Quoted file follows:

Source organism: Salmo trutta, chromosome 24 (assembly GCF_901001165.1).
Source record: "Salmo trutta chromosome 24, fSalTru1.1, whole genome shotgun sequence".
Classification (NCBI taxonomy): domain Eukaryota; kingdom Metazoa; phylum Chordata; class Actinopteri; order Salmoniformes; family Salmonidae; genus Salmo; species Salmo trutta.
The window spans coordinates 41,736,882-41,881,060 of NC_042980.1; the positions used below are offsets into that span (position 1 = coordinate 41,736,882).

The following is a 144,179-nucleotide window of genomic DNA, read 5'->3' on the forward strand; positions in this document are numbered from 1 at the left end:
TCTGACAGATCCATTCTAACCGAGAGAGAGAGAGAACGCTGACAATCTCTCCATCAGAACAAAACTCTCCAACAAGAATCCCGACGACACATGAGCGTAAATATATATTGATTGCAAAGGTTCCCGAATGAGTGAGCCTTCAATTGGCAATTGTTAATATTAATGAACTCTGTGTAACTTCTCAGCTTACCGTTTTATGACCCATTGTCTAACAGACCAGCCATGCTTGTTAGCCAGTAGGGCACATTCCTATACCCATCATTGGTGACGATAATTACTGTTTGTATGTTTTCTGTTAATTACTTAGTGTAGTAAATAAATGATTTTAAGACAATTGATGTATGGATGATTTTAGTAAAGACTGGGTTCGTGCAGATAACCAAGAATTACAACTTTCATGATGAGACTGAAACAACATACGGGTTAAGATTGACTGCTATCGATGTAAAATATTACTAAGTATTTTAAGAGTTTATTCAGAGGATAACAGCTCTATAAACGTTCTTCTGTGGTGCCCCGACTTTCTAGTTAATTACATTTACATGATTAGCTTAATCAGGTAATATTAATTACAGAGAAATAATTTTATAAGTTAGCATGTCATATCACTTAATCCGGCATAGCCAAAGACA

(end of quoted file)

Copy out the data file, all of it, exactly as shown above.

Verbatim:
Source organism: Salmo trutta, chromosome 24 (assembly GCF_901001165.1).
Source record: "Salmo trutta chromosome 24, fSalTru1.1, whole genome shotgun sequence".
Classification (NCBI taxonomy): domain Eukaryota; kingdom Metazoa; phylum Chordata; class Actinopteri; order Salmoniformes; family Salmonidae; genus Salmo; species Salmo trutta.
The window spans coordinates 41,736,882-41,881,060 of NC_042980.1; the positions used below are offsets into that span (position 1 = coordinate 41,736,882).

The following is a 144,179-nucleotide window of genomic DNA, read 5'->3' on the forward strand; positions in this document are numbered from 1 at the left end:
TCTGACAGATCCATTCTAACCGAGAGAGAGAGAGAACGCTGACAATCTCTCCATCAGAACAAAACTCTCCAACAAGAATCCCGACGACACATGAGCGTAAATATATATTGATTGCAAAGGTTCCCGAATGAGTGAGCCTTCAATTGGCAATTGTTAATATTAATGAACTCTGTGTAACTTCTCAGCTTACCGTTTTATGACCCATTGTCTAACAGACCAGCCATGCTTGTTAGCCAGTAGGGCACATTCCTATACCCATCATTGGTGACGATAATTACTGTTTGTATGTTTTCTGTTAATTACTTAGTGTAGTAAATAAATGATTTTAAGACAATTGATGTATGGATGATTTTAGTAAAGACTGGGTTCGTGCAGATAACCAAGAATTACAACTTTCATGATGAGACTGAAACAACATACGGGTTAAGATTGACTGCTATCGATGTAAAATATTACTAAGTATTTTAAGAGTTTATTCAGAGGATAACAGCTCTATAAACGTTCTTCTGTGGTGCCCCGACTTTCTAGTTAATTACATTTACATGATTAGCTTAATCAGGTAATATTAATTACAGAGAAATAATTTTATAAGTTAGCATGTCATATCACTTAATCCGGCATAGCCAAAGACA